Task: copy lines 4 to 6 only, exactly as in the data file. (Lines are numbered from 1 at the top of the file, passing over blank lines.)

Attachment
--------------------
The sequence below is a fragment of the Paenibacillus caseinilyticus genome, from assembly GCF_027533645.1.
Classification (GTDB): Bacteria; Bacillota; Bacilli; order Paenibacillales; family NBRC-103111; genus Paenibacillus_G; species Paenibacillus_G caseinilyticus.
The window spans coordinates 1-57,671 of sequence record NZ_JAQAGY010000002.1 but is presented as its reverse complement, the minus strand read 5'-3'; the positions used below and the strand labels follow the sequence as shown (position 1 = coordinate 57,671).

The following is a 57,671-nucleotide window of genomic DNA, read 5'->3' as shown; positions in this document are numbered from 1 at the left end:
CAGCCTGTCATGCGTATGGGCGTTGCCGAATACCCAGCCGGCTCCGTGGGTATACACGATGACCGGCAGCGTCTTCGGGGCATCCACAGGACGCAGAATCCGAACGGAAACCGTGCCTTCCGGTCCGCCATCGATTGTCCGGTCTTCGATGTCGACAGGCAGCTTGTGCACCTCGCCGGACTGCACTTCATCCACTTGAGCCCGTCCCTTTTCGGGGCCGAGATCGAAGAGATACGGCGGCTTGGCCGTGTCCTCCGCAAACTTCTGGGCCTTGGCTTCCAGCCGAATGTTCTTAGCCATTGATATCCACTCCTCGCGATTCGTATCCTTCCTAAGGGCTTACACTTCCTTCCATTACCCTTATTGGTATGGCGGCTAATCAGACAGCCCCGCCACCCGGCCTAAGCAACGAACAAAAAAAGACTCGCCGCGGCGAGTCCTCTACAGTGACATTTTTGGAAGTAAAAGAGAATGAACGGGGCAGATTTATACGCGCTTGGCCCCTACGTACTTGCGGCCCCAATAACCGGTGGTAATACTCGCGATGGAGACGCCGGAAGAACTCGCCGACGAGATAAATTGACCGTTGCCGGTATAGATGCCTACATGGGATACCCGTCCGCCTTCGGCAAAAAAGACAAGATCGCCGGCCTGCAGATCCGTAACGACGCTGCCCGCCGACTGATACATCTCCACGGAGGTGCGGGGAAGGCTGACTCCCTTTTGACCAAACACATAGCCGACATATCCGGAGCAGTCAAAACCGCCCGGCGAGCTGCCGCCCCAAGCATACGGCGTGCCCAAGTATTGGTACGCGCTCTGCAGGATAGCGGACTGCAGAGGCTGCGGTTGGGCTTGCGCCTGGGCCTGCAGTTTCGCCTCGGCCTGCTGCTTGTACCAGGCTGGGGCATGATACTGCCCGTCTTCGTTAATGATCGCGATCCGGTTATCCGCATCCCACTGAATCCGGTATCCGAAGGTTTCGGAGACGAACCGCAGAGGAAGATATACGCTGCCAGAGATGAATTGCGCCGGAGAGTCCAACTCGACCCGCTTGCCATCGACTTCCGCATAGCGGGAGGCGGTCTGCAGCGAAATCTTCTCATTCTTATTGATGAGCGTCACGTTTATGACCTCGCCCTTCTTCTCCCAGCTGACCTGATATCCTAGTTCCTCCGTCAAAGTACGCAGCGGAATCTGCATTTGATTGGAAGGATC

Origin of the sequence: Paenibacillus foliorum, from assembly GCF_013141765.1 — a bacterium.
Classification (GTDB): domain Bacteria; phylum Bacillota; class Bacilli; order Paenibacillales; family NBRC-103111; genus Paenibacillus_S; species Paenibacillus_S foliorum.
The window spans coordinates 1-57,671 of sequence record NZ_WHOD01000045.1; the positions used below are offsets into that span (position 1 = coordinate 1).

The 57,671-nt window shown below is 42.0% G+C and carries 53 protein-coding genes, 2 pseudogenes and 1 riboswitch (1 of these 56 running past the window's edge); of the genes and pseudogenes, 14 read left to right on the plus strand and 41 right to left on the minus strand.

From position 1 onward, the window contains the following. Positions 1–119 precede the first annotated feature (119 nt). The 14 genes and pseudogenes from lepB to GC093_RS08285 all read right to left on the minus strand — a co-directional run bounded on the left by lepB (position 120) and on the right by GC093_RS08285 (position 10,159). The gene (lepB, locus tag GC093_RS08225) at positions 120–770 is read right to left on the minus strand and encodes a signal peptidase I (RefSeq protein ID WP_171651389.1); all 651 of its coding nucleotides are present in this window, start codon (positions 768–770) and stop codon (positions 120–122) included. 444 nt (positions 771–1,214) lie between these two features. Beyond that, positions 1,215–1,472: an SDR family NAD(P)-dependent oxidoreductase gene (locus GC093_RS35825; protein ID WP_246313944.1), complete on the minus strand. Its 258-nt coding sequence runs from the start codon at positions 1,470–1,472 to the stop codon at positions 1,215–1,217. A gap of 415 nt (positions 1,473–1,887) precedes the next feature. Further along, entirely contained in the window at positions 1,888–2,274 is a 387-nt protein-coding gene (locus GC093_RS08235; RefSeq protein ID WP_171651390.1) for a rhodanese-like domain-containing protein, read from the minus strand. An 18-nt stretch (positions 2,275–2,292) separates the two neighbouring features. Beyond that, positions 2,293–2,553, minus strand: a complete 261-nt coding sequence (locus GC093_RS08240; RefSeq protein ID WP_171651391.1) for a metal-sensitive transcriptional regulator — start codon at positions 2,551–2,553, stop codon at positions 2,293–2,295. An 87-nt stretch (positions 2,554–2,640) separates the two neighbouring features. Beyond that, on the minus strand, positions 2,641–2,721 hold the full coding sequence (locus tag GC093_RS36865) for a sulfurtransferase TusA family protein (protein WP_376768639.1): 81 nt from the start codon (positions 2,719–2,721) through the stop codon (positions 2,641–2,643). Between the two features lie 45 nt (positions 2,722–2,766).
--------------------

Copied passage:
The following is a 57,671-nucleotide window of genomic DNA, read 5'->3' as shown; positions in this document are numbered from 1 at the left end:
CAGCCTGTCATGCGTATGGGCGTTGCCGAATACCCAGCCGGCTCCGTGGGTATACACGATGACCGGCAGCGTCTTCGGGGCATCCACAGGACGCAGAATCCGAACGGAAACCGTGCCTTCCGGTCCGCCATCGATTGTCCGGTCTTCGATGTCGACAGGCAGCTTGTGCACCTCGCCGGACTGCACTTCATCCACTTGAGCCCGTCCCTTTTCGGGGCCGAGATCGAAGAGATACGGCGGCTTGGCCGTGTCCTCCGCAAACTTCTGGGCCTTGGCTTCCAGCCGAATGTTCTTAGCCATTGATATCCACTCCTCGCGATTCGTATCCTTCCTAAGGGCTTACACTTCCTTCCATTACCCTTATTGGTATGGCGGCTAATCAGACAGCCCCGCCACCCGGCCTAAGCAACGAACAAAAAAAGACTCGCCGCGGCGAGTCCTCTACAGTGACATTTTTGGAAGTAAAAGAGAATGAACGGGGCAGATTTATACGCGCTTGGCCCCTACGTACTTGCGGCCCCAATAACCGGTGGTAATACTCGCGATGGAGACGCCGGAAGAACTCGCCGACGAGATAAATTGACCGTTGCCGGTATAGATGCCTACATGGGATACCCGTCCGCCTTCGGCAAAAAAGACAAGATCGCCGGCCTGCAGATCCGTAACGACGCTGCCCGCCGACTGATACATCTCCACGGAGGTGCGGGGAAGGCTGACTCCCTTTTGACCAAACACATAGCCGACATATCCGGAGCAGTCAAAACCGCCCGGCGAGCTGCCGCCCCAAGCATACGGCGTGCCCAAGTATTGGTACGCGCTCTGCAGGATAGCGGACTGCAGAGGCTGCGGTTGGGCTTGCGCCTGGGCCTGCAGTTTCGCCTCGGCCTGCTGCTTGTACCAGGCTGGGGCATGATACTGCCCGTCTTCGTTAATGATCGCGATCCGGTTATCCGCATCCCACTGAATCCGGTATCCGAAGGTTTCGGAGACGAACCGCAGAGGAAGATATACGCTGCCAGAGATGAATTGCGCCGGAGAGTCCAACTCGACCCGCTTGCCATCGACTTCCGCATAGCGGGAGGCGGTCTGCAGCGAAATCTTCTCATTCTTATTGATGAGCGTCACGTTTATGACCTCGCCCTTCTTCTCCCAGCTGACCTGATATCCTAGTTCCTCCGTCAAAGTACGCAGCGGAATCTGCATTTGATTGGAAGGATC

Origin of the sequence: Paenibacillus foliorum, from assembly GCF_013141765.1 — a bacterium.